New Content in the Arrow Cookbook

The Arrow Cookbook now has a Java section, providing helpful recipes for common tasks in Arrow. This includes examples of manipulating Arrow objects, reading and writing data, and an example of Arrow Flight service.

In addition, the C++ and Python cookbooks gained several new examples for Arrow Flight:

  • PyArrow Flight: Authentication with user/password
  • C++ Flight: Setting gRPC client options, and Flight Service with other gRPC endpoints

The cookbooks are an essential resource for learning to solve practical problems with Arrow. If you have recipes to contribute or questions to ask, the cookbook repository is open to contributions and questions.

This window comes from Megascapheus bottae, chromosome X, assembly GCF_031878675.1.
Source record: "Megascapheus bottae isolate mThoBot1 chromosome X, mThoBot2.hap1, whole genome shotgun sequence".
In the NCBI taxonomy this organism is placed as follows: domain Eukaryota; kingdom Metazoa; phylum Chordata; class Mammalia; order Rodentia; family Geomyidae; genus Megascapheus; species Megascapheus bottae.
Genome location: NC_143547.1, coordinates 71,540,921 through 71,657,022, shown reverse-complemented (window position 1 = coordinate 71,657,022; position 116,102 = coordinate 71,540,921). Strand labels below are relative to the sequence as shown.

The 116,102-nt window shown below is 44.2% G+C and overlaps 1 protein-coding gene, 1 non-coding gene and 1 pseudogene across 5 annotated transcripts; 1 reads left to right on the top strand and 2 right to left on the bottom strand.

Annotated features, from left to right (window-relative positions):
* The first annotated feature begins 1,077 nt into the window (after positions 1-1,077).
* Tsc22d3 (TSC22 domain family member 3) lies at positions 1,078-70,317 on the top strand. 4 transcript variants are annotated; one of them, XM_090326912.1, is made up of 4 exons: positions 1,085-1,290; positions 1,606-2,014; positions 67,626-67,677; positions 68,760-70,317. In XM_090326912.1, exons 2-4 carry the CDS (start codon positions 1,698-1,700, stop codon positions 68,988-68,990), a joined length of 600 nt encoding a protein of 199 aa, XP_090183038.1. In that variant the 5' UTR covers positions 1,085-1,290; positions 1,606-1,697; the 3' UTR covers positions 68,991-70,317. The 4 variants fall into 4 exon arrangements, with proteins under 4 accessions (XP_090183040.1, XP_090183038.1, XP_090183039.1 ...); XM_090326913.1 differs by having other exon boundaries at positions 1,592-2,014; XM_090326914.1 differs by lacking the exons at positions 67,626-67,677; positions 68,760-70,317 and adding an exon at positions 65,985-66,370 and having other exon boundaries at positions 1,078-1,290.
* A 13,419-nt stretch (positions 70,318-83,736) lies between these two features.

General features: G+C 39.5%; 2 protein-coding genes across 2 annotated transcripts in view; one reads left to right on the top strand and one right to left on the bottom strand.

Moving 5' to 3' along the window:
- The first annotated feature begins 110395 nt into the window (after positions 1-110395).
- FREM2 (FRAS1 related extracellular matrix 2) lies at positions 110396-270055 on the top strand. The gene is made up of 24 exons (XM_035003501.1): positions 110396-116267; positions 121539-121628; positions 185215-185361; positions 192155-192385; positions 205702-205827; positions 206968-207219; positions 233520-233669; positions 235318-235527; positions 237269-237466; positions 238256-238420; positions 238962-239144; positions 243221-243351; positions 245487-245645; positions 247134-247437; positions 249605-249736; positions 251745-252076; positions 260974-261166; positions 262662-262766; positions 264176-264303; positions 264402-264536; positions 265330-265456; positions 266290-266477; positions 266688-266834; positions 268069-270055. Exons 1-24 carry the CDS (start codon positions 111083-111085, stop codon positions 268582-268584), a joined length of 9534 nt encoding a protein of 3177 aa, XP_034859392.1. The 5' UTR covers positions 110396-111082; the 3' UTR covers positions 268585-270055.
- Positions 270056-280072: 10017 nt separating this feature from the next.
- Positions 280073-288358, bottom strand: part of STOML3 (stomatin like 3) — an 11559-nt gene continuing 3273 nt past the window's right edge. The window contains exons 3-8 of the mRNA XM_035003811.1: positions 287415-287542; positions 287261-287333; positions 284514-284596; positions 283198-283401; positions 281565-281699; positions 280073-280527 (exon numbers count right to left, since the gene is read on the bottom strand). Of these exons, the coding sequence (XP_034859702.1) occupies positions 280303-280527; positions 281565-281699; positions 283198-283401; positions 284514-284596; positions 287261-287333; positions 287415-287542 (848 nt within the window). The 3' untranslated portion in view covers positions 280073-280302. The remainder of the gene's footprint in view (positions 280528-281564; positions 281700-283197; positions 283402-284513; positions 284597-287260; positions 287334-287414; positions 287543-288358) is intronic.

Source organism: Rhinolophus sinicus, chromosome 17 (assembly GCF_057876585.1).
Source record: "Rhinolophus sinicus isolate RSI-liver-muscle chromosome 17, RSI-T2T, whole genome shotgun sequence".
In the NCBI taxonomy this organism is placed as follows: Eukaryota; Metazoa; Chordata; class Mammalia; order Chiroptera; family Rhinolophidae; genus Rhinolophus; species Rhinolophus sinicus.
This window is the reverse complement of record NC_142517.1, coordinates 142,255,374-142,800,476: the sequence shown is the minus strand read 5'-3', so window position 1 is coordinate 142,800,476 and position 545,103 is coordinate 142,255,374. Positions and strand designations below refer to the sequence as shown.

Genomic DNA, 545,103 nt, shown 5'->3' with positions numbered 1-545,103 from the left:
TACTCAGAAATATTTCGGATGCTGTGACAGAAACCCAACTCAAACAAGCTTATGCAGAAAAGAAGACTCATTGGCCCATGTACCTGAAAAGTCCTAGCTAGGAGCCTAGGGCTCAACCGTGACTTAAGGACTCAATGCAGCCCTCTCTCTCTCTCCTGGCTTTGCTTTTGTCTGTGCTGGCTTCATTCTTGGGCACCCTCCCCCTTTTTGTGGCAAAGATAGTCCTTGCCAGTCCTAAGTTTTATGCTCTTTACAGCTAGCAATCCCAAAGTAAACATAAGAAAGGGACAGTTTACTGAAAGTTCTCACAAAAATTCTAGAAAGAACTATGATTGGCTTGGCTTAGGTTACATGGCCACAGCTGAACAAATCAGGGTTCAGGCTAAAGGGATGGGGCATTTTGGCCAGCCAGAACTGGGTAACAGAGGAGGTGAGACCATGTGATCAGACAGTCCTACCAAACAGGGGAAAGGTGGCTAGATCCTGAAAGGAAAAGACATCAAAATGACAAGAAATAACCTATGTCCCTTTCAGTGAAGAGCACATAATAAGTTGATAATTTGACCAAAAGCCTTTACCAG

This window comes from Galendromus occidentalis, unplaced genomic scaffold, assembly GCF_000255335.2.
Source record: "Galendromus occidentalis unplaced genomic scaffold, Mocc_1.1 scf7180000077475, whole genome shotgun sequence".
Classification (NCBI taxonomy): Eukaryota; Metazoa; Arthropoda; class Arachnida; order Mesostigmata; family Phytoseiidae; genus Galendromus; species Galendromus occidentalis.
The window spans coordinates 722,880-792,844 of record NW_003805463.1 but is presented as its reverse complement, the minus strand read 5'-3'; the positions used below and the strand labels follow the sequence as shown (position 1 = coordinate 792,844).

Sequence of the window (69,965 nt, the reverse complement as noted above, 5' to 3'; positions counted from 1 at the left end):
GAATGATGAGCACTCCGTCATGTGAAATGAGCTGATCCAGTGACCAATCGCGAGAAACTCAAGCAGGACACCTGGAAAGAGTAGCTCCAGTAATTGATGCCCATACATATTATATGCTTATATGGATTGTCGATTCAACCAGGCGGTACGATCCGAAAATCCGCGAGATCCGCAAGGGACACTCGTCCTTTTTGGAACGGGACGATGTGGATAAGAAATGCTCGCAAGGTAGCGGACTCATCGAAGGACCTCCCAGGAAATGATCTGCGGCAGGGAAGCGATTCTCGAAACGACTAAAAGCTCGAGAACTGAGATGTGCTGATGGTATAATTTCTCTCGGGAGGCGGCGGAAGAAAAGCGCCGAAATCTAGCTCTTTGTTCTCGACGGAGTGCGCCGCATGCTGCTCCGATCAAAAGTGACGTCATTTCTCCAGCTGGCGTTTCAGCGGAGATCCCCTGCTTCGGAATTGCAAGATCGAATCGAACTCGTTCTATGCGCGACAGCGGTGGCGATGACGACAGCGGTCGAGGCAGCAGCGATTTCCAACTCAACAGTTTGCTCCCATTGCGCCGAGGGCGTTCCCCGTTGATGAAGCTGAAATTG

New Contributions from Voltron Data

Voltron Data continues to make major contributions to Arrow and the Arrow community. Here are some statistics on our contributions:

  • 581 commits to apache/arrow
  • 21 commits to apache/arrow-cookbook
  • Voltronauts authored 66% of commits and merged 72% of commits
  • 37 Voltronauts committed
  • 7 first-time Voltronaut contributors

The Data Thread

In a few weeks, we’ll be hosting The Data Thread: a free, virtual conference for the Apache Arrow community. On June 23rd, the event will start with a live keynote by Arrow co-creators Wes McKinney and Jacques Nadeau followed by 25+ live and pre-recorded talks on developments across the Arrow ecosystem. Guest speakers include Paige Bailey (Product Lead at Anyscale), Pedro Pedreira (Software Engineer at Meta), and Randy Zwitch (Head of Developer Relations at Streamlit). See the latest blog post to learn more. To register, visit thedatathread.com.